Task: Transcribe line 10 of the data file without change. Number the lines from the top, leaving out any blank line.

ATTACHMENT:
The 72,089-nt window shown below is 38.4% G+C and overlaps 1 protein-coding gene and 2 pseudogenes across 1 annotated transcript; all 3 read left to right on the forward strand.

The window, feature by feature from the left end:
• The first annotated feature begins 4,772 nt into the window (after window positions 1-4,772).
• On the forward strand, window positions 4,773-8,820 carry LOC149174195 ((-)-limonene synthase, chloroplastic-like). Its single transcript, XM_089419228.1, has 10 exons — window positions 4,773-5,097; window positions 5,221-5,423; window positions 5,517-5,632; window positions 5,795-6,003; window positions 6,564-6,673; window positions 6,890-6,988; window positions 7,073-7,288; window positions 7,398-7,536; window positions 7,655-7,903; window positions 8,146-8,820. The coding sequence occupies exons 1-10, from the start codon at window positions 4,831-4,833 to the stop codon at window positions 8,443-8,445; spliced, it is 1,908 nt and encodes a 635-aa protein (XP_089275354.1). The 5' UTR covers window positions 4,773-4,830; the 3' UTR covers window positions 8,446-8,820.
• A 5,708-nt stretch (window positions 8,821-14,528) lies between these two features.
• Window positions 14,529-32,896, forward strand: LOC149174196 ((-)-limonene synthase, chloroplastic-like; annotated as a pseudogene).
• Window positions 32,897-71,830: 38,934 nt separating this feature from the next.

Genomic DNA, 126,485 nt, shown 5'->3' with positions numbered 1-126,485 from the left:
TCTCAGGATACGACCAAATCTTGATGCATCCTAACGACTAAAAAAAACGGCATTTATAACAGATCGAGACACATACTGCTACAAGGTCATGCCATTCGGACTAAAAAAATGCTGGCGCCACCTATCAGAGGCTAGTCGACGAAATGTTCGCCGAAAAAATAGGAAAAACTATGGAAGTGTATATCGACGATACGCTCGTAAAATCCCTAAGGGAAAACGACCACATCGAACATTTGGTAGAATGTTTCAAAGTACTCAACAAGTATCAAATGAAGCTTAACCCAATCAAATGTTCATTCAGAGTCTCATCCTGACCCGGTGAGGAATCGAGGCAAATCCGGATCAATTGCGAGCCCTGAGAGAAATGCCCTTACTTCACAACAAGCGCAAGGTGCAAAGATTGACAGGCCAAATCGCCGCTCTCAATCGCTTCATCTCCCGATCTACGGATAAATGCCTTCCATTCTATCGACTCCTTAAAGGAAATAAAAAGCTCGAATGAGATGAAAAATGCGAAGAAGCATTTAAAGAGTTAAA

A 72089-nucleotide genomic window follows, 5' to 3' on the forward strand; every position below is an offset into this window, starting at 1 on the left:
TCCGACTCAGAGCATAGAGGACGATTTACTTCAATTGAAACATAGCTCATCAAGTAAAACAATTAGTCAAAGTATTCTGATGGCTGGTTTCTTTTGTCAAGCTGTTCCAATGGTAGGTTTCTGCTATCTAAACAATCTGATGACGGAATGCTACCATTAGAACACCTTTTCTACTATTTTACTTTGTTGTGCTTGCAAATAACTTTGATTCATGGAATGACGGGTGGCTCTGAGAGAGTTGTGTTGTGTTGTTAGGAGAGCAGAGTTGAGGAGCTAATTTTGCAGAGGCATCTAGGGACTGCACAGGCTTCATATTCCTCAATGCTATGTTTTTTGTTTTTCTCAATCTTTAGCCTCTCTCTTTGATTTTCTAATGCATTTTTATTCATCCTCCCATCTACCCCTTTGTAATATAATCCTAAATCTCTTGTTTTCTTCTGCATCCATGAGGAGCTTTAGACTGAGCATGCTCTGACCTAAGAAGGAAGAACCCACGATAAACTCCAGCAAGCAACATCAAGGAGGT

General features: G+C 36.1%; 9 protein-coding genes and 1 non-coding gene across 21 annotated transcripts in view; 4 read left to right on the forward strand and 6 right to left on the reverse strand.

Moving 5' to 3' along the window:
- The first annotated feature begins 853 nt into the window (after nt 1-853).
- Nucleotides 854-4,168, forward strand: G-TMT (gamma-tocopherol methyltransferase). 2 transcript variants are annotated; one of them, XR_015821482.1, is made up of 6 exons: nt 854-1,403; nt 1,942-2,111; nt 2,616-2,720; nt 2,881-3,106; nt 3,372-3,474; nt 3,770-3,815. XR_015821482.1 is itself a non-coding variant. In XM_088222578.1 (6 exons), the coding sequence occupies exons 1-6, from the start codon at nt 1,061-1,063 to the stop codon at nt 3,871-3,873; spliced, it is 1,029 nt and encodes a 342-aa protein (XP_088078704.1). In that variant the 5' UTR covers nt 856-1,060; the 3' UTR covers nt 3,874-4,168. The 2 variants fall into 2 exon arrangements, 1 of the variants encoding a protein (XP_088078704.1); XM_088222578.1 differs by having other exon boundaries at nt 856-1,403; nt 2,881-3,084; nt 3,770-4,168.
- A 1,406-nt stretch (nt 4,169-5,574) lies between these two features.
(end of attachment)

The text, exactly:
A 72089-nucleotide genomic window follows, 5' to 3' on the forward strand; every position below is an offset into this window, starting at 1 on the left: